Autonomic nervous system activity during actual and mentally simulated preparation for movement

Appl Psychophysiol Biofeedback. 2005 Mar;30(1):11-20. doi: 10.1007/s10484-005-2170-2.

Abstract

The aim of this study was to compare actual versus mentally simulated preparation for a complex motor skill. Two behavioral periods are observed during weightlifting: (i) an initial phase in which the subject standing behind the bar is thought to focus his attention on forthcoming execution and (ii) a second phase between hands/bar contact and execution during which the subject is thought to increase activation. Such mental processes accompanying behavioral sequences are correlated with autonomic nervous system activity, phasic responses corresponding to allocation of attentional resources, and tonic variations related to increasing general activation. To study mental processes during preparation for action, 12 subjects performed actual and imagined preparation phases of execution. Six autonomic variables were measured continuously. Skin potential (chi2 = 0.16), skin temperature amplitude (Z = -0.66) and duration (Z = -1.78), skin blood flow amplitude (Z = -0.56) and duration (Z = -1.51), respiratory frequency amplitude (Z = -0.14) and duration (Z = -0.13), and duration of heart rate response (Z = -1.25) were shown to be comparable (p > .05), whatever the modality of preparation. However, during mentally simulated preparation, skin resistance response was shorter than in actual preparation (Z = -2.12, p < .05), thus attesting to a weaker load, whereas lower decrease in heart rate was elicited (Z = -1.96, p < .05). This may be explained by this particular experimental condition because mental preparation would not lead to actual action. Such autonomic variables could be used as feedback to improve performance.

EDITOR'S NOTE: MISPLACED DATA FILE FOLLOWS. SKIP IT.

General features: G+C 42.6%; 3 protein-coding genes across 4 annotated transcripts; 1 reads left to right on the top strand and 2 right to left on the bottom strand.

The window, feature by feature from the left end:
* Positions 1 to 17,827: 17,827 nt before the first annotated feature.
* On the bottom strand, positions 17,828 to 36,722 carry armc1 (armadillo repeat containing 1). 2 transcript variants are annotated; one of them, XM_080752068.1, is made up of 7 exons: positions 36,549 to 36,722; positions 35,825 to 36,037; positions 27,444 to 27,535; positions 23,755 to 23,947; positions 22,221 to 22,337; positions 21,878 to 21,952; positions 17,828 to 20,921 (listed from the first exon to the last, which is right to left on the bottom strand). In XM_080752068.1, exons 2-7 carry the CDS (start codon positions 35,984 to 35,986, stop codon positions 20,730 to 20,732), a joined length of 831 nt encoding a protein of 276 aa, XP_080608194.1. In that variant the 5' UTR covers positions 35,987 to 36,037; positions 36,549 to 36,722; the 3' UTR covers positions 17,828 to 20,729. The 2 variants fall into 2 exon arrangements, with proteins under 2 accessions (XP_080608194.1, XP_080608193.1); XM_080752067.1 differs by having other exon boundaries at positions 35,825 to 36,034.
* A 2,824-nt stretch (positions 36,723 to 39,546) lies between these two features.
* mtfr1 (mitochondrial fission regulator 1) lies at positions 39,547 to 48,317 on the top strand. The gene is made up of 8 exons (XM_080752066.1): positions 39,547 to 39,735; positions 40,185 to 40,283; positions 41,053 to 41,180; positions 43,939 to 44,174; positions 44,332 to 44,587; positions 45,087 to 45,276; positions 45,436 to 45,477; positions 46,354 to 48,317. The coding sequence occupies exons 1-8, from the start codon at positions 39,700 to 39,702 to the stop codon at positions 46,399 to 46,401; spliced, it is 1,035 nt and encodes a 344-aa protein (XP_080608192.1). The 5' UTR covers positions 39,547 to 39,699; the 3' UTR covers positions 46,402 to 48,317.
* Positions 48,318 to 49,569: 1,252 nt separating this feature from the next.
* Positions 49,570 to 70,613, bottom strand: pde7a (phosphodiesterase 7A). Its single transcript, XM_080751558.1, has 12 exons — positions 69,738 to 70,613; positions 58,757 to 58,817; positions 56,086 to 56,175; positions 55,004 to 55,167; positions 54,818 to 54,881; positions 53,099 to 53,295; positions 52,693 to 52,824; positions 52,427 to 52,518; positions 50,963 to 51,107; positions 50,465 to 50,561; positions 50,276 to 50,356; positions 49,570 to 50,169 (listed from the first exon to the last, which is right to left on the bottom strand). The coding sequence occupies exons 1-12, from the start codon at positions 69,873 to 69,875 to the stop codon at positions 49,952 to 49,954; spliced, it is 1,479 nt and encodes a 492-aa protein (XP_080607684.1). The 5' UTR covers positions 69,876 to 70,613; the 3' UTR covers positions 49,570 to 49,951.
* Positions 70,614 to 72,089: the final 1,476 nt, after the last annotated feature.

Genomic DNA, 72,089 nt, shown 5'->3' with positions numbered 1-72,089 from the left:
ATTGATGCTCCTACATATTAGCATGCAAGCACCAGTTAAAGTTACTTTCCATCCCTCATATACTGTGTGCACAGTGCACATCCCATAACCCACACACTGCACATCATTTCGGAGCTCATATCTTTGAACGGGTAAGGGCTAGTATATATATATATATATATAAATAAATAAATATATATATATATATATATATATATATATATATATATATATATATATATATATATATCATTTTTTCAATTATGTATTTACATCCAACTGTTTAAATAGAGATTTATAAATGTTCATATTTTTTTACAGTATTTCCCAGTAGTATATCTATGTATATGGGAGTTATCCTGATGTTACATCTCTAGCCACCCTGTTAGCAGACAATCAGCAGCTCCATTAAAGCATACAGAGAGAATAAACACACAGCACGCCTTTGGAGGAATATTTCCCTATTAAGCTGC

Publication types

  • Clinical Trial

MeSH terms

  • Adolescent
  • Adult
  • Autonomic Nervous System / physiology*
  • Heart Rate
  • Humans
  • Male
  • Mental Processes / physiology*
  • Motor Activity*
  • Skin / blood supply
  • Weight Lifting / physiology*